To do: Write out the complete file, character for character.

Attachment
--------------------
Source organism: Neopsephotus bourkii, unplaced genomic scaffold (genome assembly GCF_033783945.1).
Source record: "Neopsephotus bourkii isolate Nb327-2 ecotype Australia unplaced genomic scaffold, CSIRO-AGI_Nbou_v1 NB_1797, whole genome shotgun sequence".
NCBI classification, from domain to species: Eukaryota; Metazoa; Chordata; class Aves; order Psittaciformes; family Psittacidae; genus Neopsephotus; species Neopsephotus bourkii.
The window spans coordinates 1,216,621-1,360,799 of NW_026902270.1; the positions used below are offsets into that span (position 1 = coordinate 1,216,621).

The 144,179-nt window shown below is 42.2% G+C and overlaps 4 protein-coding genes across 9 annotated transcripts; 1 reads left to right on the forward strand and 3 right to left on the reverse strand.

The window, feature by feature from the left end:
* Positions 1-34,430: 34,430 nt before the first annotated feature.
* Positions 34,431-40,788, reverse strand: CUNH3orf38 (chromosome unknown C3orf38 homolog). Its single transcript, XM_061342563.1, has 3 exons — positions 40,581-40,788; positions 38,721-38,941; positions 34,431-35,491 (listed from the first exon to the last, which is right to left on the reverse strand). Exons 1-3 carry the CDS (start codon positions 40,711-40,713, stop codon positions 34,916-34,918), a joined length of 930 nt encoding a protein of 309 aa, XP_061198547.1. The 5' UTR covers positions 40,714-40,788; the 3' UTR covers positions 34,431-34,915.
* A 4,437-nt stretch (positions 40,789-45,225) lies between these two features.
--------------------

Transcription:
Source organism: Neopsephotus bourkii, unplaced genomic scaffold (genome assembly GCF_033783945.1).
Source record: "Neopsephotus bourkii isolate Nb327-2 ecotype Australia unplaced genomic scaffold, CSIRO-AGI_Nbou_v1 NB_1797, whole genome shotgun sequence".
NCBI classification, from domain to species: Eukaryota; Metazoa; Chordata; class Aves; order Psittaciformes; family Psittacidae; genus Neopsephotus; species Neopsephotus bourkii.
The window spans coordinates 1,216,621-1,360,799 of NW_026902270.1; the positions used below are offsets into that span (position 1 = coordinate 1,216,621).

The 144,179-nt window shown below is 42.2% G+C and overlaps 4 protein-coding genes across 9 annotated transcripts; 1 reads left to right on the forward strand and 3 right to left on the reverse strand.

The window, feature by feature from the left end:
* Positions 1-34,430: 34,430 nt before the first annotated feature.
* Positions 34,431-40,788, reverse strand: CUNH3orf38 (chromosome unknown C3orf38 homolog). Its single transcript, XM_061342563.1, has 3 exons — positions 40,581-40,788; positions 38,721-38,941; positions 34,431-35,491 (listed from the first exon to the last, which is right to left on the reverse strand). Exons 1-3 carry the CDS (start codon positions 40,711-40,713, stop codon positions 34,916-34,918), a joined length of 930 nt encoding a protein of 309 aa, XP_061198547.1. The 5' UTR covers positions 40,714-40,788; the 3' UTR covers positions 34,431-34,915.
* A 4,437-nt stretch (positions 40,789-45,225) lies between these two features.